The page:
These 222 counties generally lie on the fringe of major metro areas, in the space between suburban and rural America — with some more densely settled areas and some sparser areas.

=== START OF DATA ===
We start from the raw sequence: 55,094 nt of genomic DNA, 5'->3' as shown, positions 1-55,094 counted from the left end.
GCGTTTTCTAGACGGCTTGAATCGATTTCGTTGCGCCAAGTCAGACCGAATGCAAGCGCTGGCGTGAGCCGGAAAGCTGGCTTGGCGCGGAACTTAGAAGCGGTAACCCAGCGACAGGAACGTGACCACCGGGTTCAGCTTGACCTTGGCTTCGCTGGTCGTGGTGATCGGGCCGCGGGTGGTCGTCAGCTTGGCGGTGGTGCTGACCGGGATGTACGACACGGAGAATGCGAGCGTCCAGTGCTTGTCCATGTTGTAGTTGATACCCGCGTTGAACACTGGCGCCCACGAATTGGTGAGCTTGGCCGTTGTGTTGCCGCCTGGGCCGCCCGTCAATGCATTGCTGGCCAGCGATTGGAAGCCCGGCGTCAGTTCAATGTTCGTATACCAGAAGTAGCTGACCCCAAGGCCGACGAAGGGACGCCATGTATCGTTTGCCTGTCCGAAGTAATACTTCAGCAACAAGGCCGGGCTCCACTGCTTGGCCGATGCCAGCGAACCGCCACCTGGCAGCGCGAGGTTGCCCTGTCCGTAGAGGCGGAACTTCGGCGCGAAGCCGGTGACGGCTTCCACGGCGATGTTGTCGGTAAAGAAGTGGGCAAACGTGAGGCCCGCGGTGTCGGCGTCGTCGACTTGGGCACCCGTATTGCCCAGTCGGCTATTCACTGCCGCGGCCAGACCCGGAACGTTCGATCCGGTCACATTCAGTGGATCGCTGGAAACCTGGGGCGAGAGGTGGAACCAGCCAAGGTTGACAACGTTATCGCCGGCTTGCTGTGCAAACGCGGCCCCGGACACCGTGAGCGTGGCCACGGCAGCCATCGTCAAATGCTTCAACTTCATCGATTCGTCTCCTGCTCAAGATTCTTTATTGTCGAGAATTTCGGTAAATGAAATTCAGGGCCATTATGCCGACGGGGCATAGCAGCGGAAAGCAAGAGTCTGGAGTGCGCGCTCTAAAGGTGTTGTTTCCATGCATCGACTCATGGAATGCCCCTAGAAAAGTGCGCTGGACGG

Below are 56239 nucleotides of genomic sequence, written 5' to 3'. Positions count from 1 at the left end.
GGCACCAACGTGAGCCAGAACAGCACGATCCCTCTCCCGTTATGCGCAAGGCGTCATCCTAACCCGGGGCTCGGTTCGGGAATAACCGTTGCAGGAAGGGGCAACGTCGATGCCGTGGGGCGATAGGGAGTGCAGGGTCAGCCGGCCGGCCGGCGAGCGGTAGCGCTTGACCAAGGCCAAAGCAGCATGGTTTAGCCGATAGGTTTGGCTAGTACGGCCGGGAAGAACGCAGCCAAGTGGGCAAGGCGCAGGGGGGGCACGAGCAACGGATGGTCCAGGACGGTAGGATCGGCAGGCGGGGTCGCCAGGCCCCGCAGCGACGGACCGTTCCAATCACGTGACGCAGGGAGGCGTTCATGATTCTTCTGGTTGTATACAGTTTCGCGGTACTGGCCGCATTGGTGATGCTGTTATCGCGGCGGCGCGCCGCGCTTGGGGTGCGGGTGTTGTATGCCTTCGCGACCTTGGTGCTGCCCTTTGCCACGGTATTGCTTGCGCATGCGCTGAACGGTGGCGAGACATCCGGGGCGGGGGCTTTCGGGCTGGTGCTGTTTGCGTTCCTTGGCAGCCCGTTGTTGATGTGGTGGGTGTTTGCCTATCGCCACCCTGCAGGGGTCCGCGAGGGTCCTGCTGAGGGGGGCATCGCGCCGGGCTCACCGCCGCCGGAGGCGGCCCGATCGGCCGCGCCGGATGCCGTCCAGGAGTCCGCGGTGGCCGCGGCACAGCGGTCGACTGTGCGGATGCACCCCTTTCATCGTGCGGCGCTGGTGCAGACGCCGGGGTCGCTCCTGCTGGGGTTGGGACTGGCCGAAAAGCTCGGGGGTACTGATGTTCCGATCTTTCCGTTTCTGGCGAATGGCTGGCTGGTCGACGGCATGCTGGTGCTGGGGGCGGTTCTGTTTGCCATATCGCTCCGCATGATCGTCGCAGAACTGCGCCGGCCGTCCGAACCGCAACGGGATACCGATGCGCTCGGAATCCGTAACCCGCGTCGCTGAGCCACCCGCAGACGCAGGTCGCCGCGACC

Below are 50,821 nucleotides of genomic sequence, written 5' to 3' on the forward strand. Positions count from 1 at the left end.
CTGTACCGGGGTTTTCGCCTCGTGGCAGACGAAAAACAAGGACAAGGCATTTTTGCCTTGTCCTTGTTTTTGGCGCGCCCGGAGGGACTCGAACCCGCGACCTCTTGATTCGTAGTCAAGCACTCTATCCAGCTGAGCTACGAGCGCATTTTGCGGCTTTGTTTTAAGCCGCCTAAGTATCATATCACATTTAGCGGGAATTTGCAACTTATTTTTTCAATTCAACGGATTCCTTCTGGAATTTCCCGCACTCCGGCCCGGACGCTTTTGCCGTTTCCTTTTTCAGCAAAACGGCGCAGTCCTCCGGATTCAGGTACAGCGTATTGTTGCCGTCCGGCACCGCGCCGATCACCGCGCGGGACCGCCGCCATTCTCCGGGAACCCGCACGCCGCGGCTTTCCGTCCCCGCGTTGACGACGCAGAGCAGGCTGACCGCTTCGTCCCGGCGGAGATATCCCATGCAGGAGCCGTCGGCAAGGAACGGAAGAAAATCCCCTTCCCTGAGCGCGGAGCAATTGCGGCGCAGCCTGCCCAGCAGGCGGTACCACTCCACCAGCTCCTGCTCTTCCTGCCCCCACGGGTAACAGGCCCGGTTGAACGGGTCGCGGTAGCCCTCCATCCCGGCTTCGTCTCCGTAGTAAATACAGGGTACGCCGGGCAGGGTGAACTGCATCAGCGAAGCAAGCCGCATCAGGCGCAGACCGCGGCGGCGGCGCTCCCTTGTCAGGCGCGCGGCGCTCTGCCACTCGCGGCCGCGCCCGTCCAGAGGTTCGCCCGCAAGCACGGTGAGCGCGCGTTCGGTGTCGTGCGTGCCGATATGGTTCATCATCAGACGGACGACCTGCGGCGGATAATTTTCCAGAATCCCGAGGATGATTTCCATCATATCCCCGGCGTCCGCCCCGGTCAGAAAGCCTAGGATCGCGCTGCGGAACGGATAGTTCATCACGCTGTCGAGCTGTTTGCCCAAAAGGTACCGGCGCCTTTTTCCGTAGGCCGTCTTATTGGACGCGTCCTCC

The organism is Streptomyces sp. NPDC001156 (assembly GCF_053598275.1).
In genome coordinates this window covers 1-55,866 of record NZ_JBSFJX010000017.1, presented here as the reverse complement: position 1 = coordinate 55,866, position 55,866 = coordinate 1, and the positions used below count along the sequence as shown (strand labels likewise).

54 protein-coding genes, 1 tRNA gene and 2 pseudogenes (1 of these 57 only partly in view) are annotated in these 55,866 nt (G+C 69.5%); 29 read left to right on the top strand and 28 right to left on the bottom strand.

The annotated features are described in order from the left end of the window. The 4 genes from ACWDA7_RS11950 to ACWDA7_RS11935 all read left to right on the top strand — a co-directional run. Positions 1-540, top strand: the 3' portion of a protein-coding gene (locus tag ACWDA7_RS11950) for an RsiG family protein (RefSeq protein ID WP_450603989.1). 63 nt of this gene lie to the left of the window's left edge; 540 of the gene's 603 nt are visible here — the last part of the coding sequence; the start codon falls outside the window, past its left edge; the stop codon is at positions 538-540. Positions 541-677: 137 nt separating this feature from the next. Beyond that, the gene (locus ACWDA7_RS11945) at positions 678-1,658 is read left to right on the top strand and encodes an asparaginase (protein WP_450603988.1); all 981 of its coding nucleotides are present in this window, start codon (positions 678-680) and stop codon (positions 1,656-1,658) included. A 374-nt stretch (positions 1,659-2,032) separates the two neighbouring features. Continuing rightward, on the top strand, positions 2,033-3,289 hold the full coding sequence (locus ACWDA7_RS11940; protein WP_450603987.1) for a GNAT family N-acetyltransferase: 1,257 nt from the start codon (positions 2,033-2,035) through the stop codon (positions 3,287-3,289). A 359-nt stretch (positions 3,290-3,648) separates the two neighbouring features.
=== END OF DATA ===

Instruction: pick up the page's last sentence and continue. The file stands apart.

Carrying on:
People residing in the Exurbs are among the most educated in the American Communities Project (ACP), with about 37% of the population holding a bachelor’s degree. The wealth in these communities extends to children as well, affording a child poverty rate that is roughly two thirds of the national average. These communities are relatively safe places to live, with violent crime rates averaging 165 reported violent crimes per 100,000 people, less than half the national average. Located on the outskirts of metro areas, many people in the Exurbs tend to have lengthy, solo commutes—9 percentage points more on average than the rest of the nation. Access to physicians is slightly below average here, with an additional 700 people per primary care physician compared to the U.S. as a whole. Mental health providers are even more scarce, with more than twice as many people per provider than the rest of the country.